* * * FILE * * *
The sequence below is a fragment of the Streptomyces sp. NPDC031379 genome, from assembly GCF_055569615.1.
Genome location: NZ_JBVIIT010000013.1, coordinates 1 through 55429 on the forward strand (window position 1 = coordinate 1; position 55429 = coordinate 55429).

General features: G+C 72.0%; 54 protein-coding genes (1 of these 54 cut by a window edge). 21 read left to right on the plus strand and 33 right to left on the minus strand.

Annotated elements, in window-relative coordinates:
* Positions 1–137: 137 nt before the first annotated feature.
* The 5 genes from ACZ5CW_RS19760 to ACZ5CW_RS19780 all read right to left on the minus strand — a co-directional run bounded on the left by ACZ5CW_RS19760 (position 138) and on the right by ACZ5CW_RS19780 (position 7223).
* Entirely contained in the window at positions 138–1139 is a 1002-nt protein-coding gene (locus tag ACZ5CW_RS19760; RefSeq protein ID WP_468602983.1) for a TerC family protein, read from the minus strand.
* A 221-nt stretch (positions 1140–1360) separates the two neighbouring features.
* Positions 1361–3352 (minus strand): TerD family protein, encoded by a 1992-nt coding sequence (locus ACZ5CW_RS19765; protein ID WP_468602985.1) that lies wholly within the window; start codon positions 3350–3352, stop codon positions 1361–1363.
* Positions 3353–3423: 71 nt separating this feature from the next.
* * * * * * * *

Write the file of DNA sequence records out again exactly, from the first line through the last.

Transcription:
The sequence below is a fragment of the Streptomyces sp. NPDC031379 genome, from assembly GCF_055569615.1.
Genome location: NZ_JBVIIT010000013.1, coordinates 1 through 55429 on the forward strand (window position 1 = coordinate 1; position 55429 = coordinate 55429).

General features: G+C 72.0%; 54 protein-coding genes (1 of these 54 cut by a window edge). 21 read left to right on the plus strand and 33 right to left on the minus strand.

Annotated elements, in window-relative coordinates:
* Positions 1–137: 137 nt before the first annotated feature.
* The 5 genes from ACZ5CW_RS19760 to ACZ5CW_RS19780 all read right to left on the minus strand — a co-directional run bounded on the left by ACZ5CW_RS19760 (position 138) and on the right by ACZ5CW_RS19780 (position 7223).
* Entirely contained in the window at positions 138–1139 is a 1002-nt protein-coding gene (locus tag ACZ5CW_RS19760; RefSeq protein ID WP_468602983.1) for a TerC family protein, read from the minus strand.
* A 221-nt stretch (positions 1140–1360) separates the two neighbouring features.
* Positions 1361–3352 (minus strand): TerD family protein, encoded by a 1992-nt coding sequence (locus ACZ5CW_RS19765; protein ID WP_468602985.1) that lies wholly within the window; start codon positions 3350–3352, stop codon positions 1361–1363.
* Positions 3353–3423: 71 nt separating this feature from the next.